When I shared the news about considering amputation in light of my foot and ankle troubles from the last year, I failed to add some important context.
From the outside looking in, amputation sounds incredibly tragic. In the context of a healthy foot and ankle, it is. But for me, that ship sailed some time ago. For the last year and a half, my foot and ankle have only held me back. Prior to considering amputation, my prognosis wasn’t great. It wasn’t likely that I’d run again, and the chances of playing basketball or other impact sports were essentially zero.
However, thanks to science and modern prosthetics, amputation changes that. In a way, amputation would give me an opportunity to replace my current foot with a better foot. It will never be better than my original equipment of course, but it would be better than what I’m working with now.
It won’t be easy and, should we go down that path, there will be days where it will be incredibly tough. It will be challenging for both me and my family. But that’s what we’re already dealing with every day. I can’t walk a mile without debilitating pain, let alone run or jump. It would be great if we never had to consider this, but that’s just not the situation we’re in.
I won’t be choosing between a healthy foot and amputation. I’ll be choosing between lifelong limitations, pain, and cascading problems from a broken gait or having the opportunity to return to doing the things that I love. An opportunity to stay fit enough to keep pace with my kids and more helpful around the house.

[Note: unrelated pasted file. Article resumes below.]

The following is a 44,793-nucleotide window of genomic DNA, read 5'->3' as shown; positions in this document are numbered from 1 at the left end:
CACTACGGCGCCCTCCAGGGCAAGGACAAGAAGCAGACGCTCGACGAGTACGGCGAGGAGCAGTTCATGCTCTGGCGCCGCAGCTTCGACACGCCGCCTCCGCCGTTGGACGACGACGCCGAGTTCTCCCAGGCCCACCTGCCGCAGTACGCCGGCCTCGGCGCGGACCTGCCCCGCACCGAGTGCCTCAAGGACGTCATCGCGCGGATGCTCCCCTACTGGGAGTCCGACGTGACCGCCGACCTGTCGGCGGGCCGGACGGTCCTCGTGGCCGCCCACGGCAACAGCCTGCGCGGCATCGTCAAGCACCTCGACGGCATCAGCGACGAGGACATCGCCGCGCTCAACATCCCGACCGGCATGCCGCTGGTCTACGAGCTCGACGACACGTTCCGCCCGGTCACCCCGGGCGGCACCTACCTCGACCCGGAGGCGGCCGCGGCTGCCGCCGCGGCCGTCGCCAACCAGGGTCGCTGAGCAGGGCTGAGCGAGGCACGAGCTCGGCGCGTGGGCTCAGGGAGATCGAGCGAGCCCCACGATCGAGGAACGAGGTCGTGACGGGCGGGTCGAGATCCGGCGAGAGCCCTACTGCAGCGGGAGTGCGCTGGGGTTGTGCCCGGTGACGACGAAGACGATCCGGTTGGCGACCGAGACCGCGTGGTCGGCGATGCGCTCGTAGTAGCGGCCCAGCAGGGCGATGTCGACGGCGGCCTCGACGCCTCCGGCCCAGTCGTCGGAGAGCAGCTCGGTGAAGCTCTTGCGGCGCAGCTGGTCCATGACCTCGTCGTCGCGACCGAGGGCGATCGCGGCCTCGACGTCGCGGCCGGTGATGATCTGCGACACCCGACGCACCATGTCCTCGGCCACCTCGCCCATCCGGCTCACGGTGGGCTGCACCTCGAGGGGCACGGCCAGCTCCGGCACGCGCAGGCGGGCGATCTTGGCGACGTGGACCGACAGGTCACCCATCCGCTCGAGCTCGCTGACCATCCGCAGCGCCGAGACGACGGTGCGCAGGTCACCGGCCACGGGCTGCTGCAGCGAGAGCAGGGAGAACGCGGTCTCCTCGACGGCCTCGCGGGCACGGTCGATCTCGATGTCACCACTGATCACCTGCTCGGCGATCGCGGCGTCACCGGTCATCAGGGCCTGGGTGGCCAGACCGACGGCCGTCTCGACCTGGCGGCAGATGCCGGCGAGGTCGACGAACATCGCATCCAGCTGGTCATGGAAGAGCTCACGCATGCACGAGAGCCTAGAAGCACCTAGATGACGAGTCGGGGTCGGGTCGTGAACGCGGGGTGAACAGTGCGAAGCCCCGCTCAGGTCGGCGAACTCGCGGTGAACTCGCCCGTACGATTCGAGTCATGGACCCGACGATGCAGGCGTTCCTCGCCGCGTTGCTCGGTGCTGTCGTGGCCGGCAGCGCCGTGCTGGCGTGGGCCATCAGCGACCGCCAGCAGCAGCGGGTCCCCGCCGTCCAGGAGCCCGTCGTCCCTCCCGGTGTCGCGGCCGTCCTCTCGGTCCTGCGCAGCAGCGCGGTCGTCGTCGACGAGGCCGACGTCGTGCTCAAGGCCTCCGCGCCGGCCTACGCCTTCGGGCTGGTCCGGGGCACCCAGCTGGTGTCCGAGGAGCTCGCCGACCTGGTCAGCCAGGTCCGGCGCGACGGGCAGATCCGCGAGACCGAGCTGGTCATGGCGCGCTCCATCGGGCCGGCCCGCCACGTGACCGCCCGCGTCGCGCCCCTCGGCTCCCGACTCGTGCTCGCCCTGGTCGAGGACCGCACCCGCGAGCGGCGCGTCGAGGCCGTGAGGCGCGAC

Just going through this thought process has restored my hope that I will get back to a “normal” life again even if that normal is a bit different. I’d be lying if I said I’m not scared or that I haven’t had moments of depression, frustration, or anger. I have. Plenty of them. And I’m sure there will be plenty more.
But if there’s one thing a situation like this helps with, it’s perspective. Fixating on what’s already happened or feeling sorry for myself has been a huge waste of time. I still occasionally fall victim to it, but all that really matters at this point is gathering the information to make the best decision and prepare myself accordingly. In a way, once I got past the reality of this decision, it’s helped restore focus and give me a renewed optimism regardless of the outcome.
Encourage me. Support me. But please don’t feel sorry for me. If it does come to amputation, It’s not about losing a foot. It’s about gaining mobility and freedom from pain and limitations.